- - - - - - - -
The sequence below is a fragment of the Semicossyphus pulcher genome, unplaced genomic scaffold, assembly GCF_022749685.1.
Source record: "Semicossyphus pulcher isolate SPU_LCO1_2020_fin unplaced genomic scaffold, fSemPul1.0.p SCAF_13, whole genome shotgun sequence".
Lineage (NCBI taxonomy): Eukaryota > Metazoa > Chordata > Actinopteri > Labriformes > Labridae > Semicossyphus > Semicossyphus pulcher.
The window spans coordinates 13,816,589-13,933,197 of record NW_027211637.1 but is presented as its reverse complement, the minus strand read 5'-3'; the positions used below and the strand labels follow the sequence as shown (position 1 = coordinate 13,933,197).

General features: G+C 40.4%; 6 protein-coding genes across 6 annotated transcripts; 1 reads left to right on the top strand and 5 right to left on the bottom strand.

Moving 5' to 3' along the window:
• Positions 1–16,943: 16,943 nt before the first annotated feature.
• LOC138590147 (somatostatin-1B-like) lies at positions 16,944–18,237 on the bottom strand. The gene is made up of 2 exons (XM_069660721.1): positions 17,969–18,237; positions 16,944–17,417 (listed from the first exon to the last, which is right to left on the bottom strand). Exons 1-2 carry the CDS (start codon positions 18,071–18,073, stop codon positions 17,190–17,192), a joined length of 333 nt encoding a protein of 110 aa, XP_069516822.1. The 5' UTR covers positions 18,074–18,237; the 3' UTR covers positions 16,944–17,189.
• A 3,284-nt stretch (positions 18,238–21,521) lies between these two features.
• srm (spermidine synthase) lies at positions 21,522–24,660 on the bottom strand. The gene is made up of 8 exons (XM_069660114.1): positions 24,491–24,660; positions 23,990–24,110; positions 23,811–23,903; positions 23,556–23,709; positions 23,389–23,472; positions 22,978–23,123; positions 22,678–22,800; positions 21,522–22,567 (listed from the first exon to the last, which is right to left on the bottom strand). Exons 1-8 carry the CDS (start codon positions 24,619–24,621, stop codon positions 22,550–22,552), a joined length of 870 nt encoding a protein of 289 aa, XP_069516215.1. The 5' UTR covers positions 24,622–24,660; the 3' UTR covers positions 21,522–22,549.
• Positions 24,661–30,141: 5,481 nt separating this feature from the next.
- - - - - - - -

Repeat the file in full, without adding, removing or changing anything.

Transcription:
The sequence below is a fragment of the Semicossyphus pulcher genome, unplaced genomic scaffold, assembly GCF_022749685.1.
Source record: "Semicossyphus pulcher isolate SPU_LCO1_2020_fin unplaced genomic scaffold, fSemPul1.0.p SCAF_13, whole genome shotgun sequence".
Lineage (NCBI taxonomy): Eukaryota > Metazoa > Chordata > Actinopteri > Labriformes > Labridae > Semicossyphus > Semicossyphus pulcher.
The window spans coordinates 13,816,589-13,933,197 of record NW_027211637.1 but is presented as its reverse complement, the minus strand read 5'-3'; the positions used below and the strand labels follow the sequence as shown (position 1 = coordinate 13,933,197).

General features: G+C 40.4%; 6 protein-coding genes across 6 annotated transcripts; 1 reads left to right on the top strand and 5 right to left on the bottom strand.

Moving 5' to 3' along the window:
• Positions 1–16,943: 16,943 nt before the first annotated feature.
• LOC138590147 (somatostatin-1B-like) lies at positions 16,944–18,237 on the bottom strand. The gene is made up of 2 exons (XM_069660721.1): positions 17,969–18,237; positions 16,944–17,417 (listed from the first exon to the last, which is right to left on the bottom strand). Exons 1-2 carry the CDS (start codon positions 18,071–18,073, stop codon positions 17,190–17,192), a joined length of 333 nt encoding a protein of 110 aa, XP_069516822.1. The 5' UTR covers positions 18,074–18,237; the 3' UTR covers positions 16,944–17,189.
• A 3,284-nt stretch (positions 18,238–21,521) lies between these two features.
• srm (spermidine synthase) lies at positions 21,522–24,660 on the bottom strand. The gene is made up of 8 exons (XM_069660114.1): positions 24,491–24,660; positions 23,990–24,110; positions 23,811–23,903; positions 23,556–23,709; positions 23,389–23,472; positions 22,978–23,123; positions 22,678–22,800; positions 21,522–22,567 (listed from the first exon to the last, which is right to left on the bottom strand). Exons 1-8 carry the CDS (start codon positions 24,619–24,621, stop codon positions 22,550–22,552), a joined length of 870 nt encoding a protein of 289 aa, XP_069516215.1. The 5' UTR covers positions 24,622–24,660; the 3' UTR covers positions 21,522–22,549.
• Positions 24,661–30,141: 5,481 nt separating this feature from the next.